Introducing Lord Byron, The Latest Dallas Rapper To Watch.

Speaking with Byron Neal is a pleasure.

He’s a young, respectful, soft-spoken gentleman who ends nearly every sentence he utters with either a “please” or a “thank you” or a “sir.” But this behavior, admirable as it may be, is exceptionally noteworthy after you’ve heard him spit a few bars from his new project as Lord Byron: Dark Arts Vol. 2.

As a rapper, Neal is a confident wordsmith who floats over track after track with the kind of flow one can only cultivate after studying the likes of an MF Doom or Jay Electronica. He sounds like Earl Sweatshirt, really, in both delivery and tone. For 16 tracks, the 21-year-old carries his new album without banal hooks, makes use of only one feature and simply offers up well-crafted bar after well-crafted bar.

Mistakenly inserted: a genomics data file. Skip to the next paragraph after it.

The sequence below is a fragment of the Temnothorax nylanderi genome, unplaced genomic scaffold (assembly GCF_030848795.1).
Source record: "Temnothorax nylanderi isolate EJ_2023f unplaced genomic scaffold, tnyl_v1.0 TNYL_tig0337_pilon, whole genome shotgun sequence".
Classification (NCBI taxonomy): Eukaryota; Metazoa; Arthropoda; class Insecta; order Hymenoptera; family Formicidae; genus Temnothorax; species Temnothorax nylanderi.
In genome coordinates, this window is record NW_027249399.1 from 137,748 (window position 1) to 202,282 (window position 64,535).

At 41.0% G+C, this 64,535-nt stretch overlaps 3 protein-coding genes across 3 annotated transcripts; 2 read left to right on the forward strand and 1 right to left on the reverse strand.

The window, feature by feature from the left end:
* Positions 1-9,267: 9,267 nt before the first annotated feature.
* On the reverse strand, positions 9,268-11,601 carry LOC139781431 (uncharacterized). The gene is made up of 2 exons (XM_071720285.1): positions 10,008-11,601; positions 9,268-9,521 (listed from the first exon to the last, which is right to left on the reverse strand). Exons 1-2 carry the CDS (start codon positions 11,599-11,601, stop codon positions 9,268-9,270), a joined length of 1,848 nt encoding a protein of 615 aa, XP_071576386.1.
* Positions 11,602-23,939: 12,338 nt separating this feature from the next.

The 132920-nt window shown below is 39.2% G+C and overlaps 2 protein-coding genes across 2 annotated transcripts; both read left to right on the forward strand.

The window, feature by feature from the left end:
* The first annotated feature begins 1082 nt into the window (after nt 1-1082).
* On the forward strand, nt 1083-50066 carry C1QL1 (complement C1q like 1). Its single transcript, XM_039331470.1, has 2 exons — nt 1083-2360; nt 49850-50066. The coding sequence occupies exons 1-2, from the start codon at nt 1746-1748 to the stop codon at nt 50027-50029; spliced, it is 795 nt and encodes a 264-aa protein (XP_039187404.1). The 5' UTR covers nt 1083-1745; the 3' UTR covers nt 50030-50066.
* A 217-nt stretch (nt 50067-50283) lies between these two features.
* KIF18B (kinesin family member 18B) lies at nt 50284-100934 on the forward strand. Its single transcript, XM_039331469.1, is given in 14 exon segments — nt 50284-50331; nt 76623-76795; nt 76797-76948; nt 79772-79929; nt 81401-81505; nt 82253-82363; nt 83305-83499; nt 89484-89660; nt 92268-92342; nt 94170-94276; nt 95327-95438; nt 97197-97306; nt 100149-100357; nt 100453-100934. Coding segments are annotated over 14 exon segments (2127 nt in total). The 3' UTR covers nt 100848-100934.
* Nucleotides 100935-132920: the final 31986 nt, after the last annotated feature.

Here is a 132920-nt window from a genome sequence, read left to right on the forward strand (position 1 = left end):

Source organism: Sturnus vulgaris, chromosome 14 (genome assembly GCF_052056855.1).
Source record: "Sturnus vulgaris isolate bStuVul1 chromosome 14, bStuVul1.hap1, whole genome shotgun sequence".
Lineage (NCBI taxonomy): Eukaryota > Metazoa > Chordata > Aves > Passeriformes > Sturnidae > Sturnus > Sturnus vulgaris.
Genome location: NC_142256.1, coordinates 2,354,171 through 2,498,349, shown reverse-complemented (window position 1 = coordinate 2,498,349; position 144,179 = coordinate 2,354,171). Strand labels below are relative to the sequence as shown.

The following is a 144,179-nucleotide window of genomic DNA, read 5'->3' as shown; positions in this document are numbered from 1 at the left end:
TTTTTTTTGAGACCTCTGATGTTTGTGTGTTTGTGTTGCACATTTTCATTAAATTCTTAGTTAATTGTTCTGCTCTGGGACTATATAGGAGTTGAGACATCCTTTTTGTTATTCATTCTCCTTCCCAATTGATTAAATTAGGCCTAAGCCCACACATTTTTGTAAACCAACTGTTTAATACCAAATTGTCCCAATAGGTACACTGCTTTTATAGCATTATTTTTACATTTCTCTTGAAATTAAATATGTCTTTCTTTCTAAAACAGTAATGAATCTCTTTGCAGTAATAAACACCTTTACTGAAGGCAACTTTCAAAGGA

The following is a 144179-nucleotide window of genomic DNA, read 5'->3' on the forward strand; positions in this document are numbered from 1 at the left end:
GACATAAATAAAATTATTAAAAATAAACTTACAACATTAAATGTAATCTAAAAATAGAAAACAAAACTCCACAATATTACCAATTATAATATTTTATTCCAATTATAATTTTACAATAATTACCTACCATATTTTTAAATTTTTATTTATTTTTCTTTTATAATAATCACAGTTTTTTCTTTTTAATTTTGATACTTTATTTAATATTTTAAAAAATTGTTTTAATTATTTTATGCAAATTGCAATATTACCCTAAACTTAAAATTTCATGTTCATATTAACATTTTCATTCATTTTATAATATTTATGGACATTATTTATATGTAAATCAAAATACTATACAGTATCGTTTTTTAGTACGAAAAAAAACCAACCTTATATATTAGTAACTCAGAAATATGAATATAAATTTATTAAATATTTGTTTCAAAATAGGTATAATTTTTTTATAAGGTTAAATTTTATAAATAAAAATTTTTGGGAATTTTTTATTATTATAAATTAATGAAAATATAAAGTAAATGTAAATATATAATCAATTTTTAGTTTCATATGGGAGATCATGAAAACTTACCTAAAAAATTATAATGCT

The East Dallas native, who hasn’t performed a single show and is admittedly not well-versed in Dallas hip-hop, recorded the album earlier this year in Denver, Colorado after the release of his first tape, Dark Arts, Vol.1.

With the help of two producers, the trio had a mission of pushing aside trap beats and offering something a little more refreshing. The production alone is worth a listen. The final product is a solid run of tracks that don’t vary much, but are enticing enough to keep the listener around for Lord Byron’s next round of bars. It’s like this right from the start, with the aptly named “Intro (Vol 2),” which features the well-known sample of The Main Ingredient’s “Let Me Prove My Love To You” as also used by Alicia Keys in “U Don’t Know My Name.” On the track, the rapper alternates between introducing himself as “the God” (a far cry from Neal the gentleman) and offers up personal insights into life events that have shaped him and affected his passion for rap.

All told, Dark Arts Vol.2 is a strong offering — not bad for a rapper who’s only been at it for two years, that’s for sure. This is some heady stuff.

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